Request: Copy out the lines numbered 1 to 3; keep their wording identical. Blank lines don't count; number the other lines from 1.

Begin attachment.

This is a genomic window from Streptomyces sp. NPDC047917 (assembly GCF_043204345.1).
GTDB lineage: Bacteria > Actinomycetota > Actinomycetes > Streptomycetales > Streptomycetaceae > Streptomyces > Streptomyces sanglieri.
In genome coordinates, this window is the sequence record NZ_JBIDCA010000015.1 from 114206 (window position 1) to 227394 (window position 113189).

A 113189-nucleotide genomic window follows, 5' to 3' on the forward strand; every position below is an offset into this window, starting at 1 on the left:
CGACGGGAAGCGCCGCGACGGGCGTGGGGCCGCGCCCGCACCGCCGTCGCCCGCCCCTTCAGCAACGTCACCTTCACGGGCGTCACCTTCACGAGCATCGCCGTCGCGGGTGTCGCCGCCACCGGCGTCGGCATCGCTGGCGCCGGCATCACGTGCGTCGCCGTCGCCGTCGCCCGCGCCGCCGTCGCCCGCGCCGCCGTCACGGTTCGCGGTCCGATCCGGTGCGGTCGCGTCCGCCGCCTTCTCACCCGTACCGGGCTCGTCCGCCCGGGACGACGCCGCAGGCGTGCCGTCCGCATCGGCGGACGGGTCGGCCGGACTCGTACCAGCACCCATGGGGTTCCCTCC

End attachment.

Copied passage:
This is a genomic window from Streptomyces sp. NPDC047917 (assembly GCF_043204345.1).
GTDB lineage: Bacteria > Actinomycetota > Actinomycetes > Streptomycetales > Streptomycetaceae > Streptomyces > Streptomyces sanglieri.
In genome coordinates, this window is the sequence record NZ_JBIDCA010000015.1 from 114206 (window position 1) to 227394 (window position 113189).